School districts throughout Medina County are stepping up police patrols this week to reassure students and parents emotionally wrenched by the Newtown, Conn., killings.
The Medina Police Department posted on its Facebook page that its officers, along with Montville and Medina township police, would be assigned to each Medina school throughout the school day.
“These assignments are a part of a precautionary strategy to reassure the students, parents and teachers of our commitment to their safety,” the post said. “There are no threats.”
In Brunswick, starting today, an officer will be assigned to patrol each building in Brunswick Schools until winter break, which starts this weekend.
“We had a lot of reaction from parents following the Connecticut shooting and we decided to increase our patrols,” Brunswick Police Chief Carl DeForest said.
DeForest said the additional school patrols will resume again in the new year following winter break.
Wadsworth Police Chief Randy Reinke said police have received numerous inquiries from parents about security at the city’s schools.
Reinke said patrols would be increased at both public and private schools, along with pre-schools and daycare centers. He said officers wouldn’t necessarily be there throughout the entire school day. He said the goal was to reassure students.
“I know it reassures a lot of the parents, but to me, it’s more important to the kids,” he said.
The superintendents from Black River, Buckeye, Highland and Cloverleaf schools said sheriff’s deputies have been checking in more at their schools this week.
Black River Superintendent Janice Wyckoff said a Medina County sheriff’s deputy was on campus Monday morning, and an Ashland County sheriff’s deputy usually patrols most days of the week.
Buckeye Superintendent Brian Williams said there were increased patrols at the schools Monday, and they will be continued this week. Buckeye Schools also are collecting donations for the victims of the Connecticut shooting.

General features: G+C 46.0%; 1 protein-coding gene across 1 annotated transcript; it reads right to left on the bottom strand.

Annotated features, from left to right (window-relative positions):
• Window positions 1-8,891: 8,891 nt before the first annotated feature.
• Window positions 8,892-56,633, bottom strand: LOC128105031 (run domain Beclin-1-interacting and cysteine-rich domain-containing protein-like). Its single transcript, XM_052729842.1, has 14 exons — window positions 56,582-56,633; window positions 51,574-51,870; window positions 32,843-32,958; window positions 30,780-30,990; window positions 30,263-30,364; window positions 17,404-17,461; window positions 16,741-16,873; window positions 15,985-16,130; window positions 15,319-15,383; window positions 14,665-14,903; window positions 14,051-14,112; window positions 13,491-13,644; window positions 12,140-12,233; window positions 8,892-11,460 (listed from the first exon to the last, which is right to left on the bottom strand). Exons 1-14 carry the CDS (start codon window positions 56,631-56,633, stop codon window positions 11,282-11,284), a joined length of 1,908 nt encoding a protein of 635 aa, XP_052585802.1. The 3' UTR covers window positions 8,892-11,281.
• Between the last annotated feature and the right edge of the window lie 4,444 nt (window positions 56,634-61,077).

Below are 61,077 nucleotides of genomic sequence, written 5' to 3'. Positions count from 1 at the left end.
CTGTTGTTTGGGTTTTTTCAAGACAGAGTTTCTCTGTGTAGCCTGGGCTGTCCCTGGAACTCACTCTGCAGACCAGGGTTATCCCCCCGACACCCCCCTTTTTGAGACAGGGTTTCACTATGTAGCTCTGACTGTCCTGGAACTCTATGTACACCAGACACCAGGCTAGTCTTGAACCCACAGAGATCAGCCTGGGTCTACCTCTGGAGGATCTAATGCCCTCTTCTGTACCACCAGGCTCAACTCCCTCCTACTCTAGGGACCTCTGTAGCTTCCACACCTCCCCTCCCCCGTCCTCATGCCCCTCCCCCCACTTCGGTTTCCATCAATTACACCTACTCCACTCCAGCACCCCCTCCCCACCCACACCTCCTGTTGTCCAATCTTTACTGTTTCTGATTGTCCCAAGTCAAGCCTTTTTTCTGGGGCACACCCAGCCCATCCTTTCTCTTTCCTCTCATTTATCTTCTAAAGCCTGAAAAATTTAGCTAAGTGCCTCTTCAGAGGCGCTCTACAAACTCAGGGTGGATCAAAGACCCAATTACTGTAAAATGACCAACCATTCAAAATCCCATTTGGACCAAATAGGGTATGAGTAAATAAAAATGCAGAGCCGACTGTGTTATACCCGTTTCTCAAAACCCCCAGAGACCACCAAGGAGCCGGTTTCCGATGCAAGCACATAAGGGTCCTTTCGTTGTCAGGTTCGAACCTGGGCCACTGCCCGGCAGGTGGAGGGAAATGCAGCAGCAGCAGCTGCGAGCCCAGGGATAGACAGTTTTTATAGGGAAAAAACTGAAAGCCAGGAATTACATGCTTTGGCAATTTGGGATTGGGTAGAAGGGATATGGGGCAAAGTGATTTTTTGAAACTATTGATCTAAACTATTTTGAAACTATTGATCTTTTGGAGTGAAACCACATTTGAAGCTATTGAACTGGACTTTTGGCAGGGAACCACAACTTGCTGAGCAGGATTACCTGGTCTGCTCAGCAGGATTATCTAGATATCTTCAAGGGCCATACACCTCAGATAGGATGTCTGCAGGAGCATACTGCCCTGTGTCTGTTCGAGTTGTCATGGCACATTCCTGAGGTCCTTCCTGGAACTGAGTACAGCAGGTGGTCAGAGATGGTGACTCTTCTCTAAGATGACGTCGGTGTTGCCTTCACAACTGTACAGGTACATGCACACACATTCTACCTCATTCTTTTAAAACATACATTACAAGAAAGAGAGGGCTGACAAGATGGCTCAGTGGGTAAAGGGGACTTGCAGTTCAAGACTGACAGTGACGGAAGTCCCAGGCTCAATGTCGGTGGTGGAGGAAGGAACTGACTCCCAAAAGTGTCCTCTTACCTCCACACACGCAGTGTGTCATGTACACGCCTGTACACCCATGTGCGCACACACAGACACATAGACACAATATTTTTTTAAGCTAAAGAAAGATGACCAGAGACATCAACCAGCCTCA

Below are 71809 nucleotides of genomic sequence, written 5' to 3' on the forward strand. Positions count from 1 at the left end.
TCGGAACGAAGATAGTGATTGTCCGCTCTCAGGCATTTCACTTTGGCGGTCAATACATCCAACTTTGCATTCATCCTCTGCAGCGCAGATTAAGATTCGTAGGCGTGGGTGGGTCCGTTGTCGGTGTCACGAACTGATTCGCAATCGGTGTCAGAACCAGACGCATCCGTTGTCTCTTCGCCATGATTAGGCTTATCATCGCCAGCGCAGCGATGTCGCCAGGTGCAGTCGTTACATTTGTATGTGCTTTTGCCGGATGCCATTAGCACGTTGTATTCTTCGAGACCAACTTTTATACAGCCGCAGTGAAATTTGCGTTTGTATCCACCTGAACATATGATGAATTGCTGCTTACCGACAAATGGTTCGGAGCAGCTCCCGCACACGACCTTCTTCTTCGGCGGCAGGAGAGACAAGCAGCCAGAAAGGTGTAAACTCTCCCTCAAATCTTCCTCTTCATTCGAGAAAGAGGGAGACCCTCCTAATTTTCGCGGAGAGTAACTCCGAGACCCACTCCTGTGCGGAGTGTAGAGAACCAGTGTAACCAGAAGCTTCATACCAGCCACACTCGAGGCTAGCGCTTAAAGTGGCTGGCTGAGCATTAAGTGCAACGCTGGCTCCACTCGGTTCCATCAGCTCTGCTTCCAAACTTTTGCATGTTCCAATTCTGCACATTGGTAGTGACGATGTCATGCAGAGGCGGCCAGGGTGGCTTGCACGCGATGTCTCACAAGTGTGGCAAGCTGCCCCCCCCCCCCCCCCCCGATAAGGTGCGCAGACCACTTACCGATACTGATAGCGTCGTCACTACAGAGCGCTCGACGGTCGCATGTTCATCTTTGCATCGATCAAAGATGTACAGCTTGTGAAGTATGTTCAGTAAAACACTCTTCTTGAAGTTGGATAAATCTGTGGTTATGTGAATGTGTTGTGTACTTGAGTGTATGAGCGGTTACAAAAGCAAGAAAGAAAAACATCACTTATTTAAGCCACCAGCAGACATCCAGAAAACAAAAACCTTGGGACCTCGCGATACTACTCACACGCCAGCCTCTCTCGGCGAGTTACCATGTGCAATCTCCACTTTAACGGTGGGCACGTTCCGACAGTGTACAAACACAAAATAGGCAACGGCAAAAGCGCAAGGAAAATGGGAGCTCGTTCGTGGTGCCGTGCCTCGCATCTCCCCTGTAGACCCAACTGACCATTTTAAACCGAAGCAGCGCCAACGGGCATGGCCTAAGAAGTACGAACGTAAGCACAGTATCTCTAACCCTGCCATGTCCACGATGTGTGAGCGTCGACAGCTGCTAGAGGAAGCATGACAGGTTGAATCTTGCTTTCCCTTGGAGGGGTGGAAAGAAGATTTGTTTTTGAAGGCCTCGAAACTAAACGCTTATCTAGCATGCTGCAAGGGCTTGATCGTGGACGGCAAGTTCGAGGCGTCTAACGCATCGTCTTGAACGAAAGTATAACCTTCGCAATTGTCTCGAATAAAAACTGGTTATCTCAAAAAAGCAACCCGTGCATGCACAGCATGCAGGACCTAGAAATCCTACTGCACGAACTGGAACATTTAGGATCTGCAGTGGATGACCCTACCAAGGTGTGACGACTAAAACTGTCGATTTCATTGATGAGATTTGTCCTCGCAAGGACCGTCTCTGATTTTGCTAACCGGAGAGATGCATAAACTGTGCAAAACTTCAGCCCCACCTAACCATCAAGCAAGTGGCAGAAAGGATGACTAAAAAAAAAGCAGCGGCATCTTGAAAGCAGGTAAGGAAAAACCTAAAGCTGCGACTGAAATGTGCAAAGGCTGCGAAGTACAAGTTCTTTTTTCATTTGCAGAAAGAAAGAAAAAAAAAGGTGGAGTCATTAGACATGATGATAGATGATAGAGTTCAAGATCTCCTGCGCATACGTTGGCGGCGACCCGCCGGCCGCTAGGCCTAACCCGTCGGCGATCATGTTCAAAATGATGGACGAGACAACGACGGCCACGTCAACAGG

Highland Superintendent Catherine Aukerman said in an email to parents that a sheriff’s deputy was at each of the schools Friday afternoon as an added precaution.
Cloverleaf Superintendent Daryl Kubilus said a sheriff’s deputy is posted at the Cloverleaf campus during school hours and that he was at the elementary school Friday afternoon and Monday morning.
Reaction on the Medina Police Department’s Facebook page to the increased presence at the schools was mixed. Some parents praised the department while others posted comments saying they were concerned the extra patrols only would be for the next week.
A few called for arming teachers with guns.
Medina Police Chief Patrick Berarducci said the schools are scheduled to go on Christmas break after Friday, which would give the police and the schools time to decide what to do next.
So far, the increased police presence at the schools won’t require paying for overtime, Berarducci said.
“We’ve decided that for the week, our priority is having them in schools,” he said. “After this week, we’ll reassess and see where we’re at.”
Berarducci said the department already has officers permanently assigned to the schools: one for the high school, another for the district’s two middle schools and a third for the seven elementary schools.